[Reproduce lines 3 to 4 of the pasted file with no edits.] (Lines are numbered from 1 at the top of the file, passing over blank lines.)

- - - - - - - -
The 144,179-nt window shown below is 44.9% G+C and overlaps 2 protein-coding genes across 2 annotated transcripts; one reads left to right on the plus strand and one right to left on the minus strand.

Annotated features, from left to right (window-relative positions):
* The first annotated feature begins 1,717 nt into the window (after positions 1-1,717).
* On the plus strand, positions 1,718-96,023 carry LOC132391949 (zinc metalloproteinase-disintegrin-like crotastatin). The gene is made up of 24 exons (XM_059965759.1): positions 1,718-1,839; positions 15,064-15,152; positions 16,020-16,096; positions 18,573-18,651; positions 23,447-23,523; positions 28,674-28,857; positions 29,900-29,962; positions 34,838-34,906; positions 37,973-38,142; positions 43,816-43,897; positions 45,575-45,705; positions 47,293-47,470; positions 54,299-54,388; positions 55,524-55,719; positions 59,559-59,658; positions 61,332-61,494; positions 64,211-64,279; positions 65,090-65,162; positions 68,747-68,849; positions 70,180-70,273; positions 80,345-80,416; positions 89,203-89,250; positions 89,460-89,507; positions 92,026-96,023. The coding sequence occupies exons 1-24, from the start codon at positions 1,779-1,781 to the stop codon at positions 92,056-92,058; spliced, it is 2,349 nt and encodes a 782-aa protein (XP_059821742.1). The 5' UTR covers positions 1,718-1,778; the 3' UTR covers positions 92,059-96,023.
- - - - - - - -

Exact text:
* The first annotated feature begins 1,717 nt into the window (after positions 1-1,717).
* On the plus strand, positions 1,718-96,023 carry LOC132391949 (zinc metalloproteinase-disintegrin-like crotastatin). The gene is made up of 24 exons (XM_059965759.1): positions 1,718-1,839; positions 15,064-15,152; positions 16,020-16,096; positions 18,573-18,651; positions 23,447-23,523; positions 28,674-28,857; positions 29,900-29,962; positions 34,838-34,906; positions 37,973-38,142; positions 43,816-43,897; positions 45,575-45,705; positions 47,293-47,470; positions 54,299-54,388; positions 55,524-55,719; positions 59,559-59,658; positions 61,332-61,494; positions 64,211-64,279; positions 65,090-65,162; positions 68,747-68,849; positions 70,180-70,273; positions 80,345-80,416; positions 89,203-89,250; positions 89,460-89,507; positions 92,026-96,023. The coding sequence occupies exons 1-24, from the start codon at positions 1,779-1,781 to the stop codon at positions 92,056-92,058; spliced, it is 2,349 nt and encodes a 782-aa protein (XP_059821742.1). The 5' UTR covers positions 1,718-1,778; the 3' UTR covers positions 92,059-96,023.